Saturday, February 16, 2013

OK! demo

I got started on demolition of our house on a chilly February day right around this same time in 2007. The plan (for me at least) was to start in the bathroom. Why the bathroom?

I guess it was the smallest of all the rooms so maybe it made sense to start with the smallest of all the demo projects first but I'm pretty sure our fallible logic was because a bathroom is so important when you are working in a construction zone with no running water and the sooner we got the bathroom finished the sooner it could be of use.

I know that was the reason we bought all the pieces for installation of the toilet over a year before it actually was installed. From that point on, we had two heavy boxes that contained the parts and proceeded to move them from room to room and corner to corner as it always seemed to be constantly in the way. But in those days, so many ideas seemed so plausible and so we continued on in hopes that in just a few weeks, we would be ready for installation.

But I digress, I was eager to start the demolition process in the bathroom.

"What do I do first," I asked.

My fiance handed me a hammer and a "wonder bar" and said, "Take this paneling down."


The bathroom untouched then after ROUND 1 demo.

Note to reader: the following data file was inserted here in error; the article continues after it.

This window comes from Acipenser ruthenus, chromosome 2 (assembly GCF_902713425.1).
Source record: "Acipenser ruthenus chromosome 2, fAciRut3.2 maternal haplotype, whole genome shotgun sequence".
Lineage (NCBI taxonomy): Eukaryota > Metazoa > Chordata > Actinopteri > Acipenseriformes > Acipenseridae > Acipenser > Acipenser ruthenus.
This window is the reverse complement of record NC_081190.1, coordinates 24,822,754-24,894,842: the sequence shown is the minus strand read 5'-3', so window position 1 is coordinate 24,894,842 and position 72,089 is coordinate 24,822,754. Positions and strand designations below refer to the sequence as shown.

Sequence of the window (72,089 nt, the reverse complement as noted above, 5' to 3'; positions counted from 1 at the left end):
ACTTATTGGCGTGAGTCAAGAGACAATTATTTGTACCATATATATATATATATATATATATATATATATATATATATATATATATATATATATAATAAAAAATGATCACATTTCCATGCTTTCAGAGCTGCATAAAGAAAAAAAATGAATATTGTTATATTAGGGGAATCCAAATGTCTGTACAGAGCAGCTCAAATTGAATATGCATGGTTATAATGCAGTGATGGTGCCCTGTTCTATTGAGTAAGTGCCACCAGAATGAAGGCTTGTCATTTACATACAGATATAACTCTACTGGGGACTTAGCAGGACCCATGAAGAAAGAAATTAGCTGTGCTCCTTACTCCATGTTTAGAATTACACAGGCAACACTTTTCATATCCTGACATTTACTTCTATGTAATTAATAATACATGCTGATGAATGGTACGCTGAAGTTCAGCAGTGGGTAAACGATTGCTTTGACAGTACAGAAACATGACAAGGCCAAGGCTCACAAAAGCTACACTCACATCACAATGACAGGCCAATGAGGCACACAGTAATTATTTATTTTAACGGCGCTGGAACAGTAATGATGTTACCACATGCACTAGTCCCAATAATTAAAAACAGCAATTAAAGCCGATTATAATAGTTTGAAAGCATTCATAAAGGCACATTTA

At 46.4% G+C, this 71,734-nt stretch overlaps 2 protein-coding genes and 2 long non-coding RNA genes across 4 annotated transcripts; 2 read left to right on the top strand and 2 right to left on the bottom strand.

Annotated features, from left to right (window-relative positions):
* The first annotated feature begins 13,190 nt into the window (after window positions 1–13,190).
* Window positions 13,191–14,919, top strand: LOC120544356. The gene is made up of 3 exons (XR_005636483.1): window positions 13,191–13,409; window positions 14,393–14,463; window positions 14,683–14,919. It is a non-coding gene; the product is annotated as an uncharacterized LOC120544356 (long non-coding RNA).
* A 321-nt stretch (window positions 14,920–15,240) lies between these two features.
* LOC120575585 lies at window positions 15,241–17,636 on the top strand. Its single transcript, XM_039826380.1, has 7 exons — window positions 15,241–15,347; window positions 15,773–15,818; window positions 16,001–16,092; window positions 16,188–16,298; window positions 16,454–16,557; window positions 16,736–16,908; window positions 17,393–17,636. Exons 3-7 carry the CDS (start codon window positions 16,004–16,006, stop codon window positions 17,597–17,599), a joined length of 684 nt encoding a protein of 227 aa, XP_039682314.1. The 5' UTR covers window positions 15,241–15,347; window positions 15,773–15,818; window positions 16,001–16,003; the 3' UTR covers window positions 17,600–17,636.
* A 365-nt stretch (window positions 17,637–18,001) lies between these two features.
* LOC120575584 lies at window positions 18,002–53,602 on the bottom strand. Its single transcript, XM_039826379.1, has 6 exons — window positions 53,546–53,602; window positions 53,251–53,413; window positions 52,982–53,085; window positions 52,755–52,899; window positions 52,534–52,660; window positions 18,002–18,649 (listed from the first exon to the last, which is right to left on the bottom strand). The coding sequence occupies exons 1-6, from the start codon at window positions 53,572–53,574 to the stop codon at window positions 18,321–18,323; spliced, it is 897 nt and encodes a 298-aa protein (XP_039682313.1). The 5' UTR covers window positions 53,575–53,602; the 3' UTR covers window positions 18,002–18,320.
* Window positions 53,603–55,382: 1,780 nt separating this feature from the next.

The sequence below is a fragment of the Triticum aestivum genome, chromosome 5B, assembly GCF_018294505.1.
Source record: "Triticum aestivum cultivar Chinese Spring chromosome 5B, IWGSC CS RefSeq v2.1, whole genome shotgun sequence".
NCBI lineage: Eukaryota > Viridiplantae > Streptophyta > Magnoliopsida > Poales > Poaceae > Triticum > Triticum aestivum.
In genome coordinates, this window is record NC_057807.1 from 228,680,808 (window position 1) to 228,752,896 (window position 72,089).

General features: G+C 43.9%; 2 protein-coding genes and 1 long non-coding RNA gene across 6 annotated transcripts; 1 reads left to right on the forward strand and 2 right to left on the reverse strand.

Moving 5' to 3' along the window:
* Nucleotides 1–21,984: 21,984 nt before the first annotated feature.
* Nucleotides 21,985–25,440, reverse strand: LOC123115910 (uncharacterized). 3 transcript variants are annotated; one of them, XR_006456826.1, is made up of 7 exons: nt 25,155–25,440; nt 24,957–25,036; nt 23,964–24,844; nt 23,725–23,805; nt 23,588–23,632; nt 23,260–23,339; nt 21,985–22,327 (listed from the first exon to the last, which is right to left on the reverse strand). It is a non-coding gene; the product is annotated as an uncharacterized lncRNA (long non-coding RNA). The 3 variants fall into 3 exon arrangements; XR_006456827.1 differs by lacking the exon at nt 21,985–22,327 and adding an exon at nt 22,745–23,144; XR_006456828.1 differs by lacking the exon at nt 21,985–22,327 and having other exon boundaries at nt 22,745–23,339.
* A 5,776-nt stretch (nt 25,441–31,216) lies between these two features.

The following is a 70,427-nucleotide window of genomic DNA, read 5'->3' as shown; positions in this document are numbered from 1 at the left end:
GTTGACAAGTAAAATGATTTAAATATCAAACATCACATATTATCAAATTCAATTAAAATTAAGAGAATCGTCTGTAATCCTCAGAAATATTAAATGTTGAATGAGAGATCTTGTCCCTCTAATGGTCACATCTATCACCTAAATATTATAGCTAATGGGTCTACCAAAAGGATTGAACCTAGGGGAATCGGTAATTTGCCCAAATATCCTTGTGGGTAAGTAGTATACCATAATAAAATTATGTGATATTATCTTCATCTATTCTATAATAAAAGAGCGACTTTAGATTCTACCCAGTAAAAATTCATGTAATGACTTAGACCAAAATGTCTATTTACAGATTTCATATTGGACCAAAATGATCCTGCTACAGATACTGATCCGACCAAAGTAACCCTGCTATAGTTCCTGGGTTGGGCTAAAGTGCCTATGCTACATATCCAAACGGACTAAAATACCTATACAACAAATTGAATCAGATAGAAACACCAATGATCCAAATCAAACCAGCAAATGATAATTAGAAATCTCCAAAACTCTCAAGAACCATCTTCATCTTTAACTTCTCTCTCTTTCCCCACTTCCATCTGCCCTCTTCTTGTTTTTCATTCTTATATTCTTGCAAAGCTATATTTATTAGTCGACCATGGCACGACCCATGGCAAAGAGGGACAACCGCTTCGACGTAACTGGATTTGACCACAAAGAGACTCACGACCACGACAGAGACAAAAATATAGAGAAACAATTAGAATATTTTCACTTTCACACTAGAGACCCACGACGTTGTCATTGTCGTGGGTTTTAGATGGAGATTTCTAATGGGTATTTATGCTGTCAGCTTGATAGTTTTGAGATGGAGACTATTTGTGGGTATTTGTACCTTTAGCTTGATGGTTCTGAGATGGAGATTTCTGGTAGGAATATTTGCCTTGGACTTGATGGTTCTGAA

Then I asked, "Now what?"

"Take down all the lath."


"What now?" I asked.

"Take down all the plaster that was lying beneath all the lath."


"Now what?" I asked.

"Remove all the debris and put it in the roll-off," he said.


I think you get the picture. As each step added to the next, my enthusiasm waned and I began to truly understand the enormity of this house project. But despite that fact, I think we both left that evening feeling satisfied with our progress.

That's the thing about demo work, it's dirty but it's quick and brainless. We would soon realize that those days of progress would be a welcome change from time-consuming, tedious complexities that would start to make our house something that could make it a livable dwelling and eventually a home.

Monday, February 11, 2013

Where it began...

Rotting wood, shaky windows, rusty pipes, weathered siding, random wires, dying trees, chipping paint..and two stories to contain it all. To say I am thankful that this did not become our house is an understatement. It was, however, the object of first infatuation for my husband-to-be during the home search. I use the word "search" in the sense that there was a choice between less than half a dozen properties labeled with some type of "potential".

In the exact words of my now husband describing the available possibilities of a home that was listed under our designated price range, "they all sucked."

As a result, his enthusiasm for this yellow house grew. It was obvious this property was surrounded by positive qualities at which any untrained eye could immediately recognize...or something like that. As the fascination with this property grew, it was clearer to me that taking on this project would be one of enormous proportions. Somehow, the house we did end up purchasing seemed so much more manageable. "There is only one floor to deal with," I was quick to point out.